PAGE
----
Conclusion: Eight weeks of classroom-based mindfulness, with limited home practice, reduced self-reported anxiety compared to usual health class, and withstood baseline expectancy effects in this group of high school students, a majority who come from high income families.

Clinical Implications: School- or community-based mindfulness may be an appropriate recommendation for adolescents who experience anxiety.
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http://dx.doi.org/10.14200/jrm.2020.0101DOI Listing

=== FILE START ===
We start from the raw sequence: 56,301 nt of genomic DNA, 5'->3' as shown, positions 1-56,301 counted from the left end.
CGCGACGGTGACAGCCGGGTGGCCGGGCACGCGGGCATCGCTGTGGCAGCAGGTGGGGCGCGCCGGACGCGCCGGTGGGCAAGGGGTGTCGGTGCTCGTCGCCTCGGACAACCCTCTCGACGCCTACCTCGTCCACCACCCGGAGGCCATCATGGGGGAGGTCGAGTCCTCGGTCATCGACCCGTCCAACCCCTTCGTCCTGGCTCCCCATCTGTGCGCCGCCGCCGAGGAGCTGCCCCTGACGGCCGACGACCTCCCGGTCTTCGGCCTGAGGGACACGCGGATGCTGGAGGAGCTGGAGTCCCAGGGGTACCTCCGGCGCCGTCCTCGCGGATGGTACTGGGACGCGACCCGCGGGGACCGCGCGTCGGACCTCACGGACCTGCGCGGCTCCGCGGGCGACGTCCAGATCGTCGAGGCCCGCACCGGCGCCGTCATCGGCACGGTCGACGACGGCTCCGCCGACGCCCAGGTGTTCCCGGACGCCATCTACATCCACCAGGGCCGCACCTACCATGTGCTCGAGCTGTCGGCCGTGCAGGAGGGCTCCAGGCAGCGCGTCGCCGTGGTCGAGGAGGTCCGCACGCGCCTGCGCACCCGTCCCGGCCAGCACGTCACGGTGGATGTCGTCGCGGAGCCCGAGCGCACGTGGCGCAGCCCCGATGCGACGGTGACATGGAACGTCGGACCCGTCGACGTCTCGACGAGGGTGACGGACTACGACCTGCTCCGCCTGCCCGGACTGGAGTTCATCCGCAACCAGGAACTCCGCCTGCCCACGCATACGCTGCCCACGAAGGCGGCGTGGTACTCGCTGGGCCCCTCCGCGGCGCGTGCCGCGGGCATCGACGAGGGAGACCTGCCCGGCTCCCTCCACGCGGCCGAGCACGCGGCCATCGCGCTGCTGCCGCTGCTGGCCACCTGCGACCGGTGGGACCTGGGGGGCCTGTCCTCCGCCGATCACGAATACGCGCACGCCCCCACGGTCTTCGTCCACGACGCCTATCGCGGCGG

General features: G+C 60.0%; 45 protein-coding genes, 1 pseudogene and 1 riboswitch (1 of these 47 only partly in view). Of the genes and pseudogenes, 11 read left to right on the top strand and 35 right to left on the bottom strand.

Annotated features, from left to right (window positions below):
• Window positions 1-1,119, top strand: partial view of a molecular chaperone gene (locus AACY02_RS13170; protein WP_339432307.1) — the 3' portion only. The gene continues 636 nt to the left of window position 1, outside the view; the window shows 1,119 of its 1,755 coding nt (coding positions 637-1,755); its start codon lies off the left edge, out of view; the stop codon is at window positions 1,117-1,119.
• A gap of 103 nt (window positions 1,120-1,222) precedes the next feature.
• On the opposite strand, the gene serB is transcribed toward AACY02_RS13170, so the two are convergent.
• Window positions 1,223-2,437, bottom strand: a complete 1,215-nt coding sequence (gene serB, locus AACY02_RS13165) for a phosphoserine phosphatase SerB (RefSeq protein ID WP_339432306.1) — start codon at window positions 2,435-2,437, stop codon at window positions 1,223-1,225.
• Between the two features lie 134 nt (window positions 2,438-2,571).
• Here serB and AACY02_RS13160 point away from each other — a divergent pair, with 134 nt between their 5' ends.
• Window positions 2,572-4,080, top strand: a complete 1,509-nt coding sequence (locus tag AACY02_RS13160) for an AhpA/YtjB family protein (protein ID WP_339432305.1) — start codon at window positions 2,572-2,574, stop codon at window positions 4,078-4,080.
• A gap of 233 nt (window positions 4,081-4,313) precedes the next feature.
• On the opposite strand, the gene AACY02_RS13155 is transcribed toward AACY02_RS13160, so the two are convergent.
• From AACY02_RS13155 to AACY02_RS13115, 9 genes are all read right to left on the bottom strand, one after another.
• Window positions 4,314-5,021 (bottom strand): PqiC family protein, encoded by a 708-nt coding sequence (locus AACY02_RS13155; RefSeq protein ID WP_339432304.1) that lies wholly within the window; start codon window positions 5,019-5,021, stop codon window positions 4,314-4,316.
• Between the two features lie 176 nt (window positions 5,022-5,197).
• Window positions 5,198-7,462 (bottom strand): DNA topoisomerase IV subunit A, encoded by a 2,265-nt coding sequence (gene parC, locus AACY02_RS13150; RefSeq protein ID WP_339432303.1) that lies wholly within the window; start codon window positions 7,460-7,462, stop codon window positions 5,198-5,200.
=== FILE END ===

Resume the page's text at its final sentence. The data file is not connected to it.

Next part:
http://www.ncbi.nlm.nih.gov/pmc/articles/PMC7755132PMC
July 2020

ERS Statement on Chronic Thromboembolic Pulmonary Hypertension.

Eur Respir J 2020 Dec 17. Epub 2020 Dec 17.

Université Paris-Saclay; Inserm UMR_S 999, Service de Pneumologie, Hôpital Bicêtre (AP-HP), Le Kremlin-Bicêtre, France.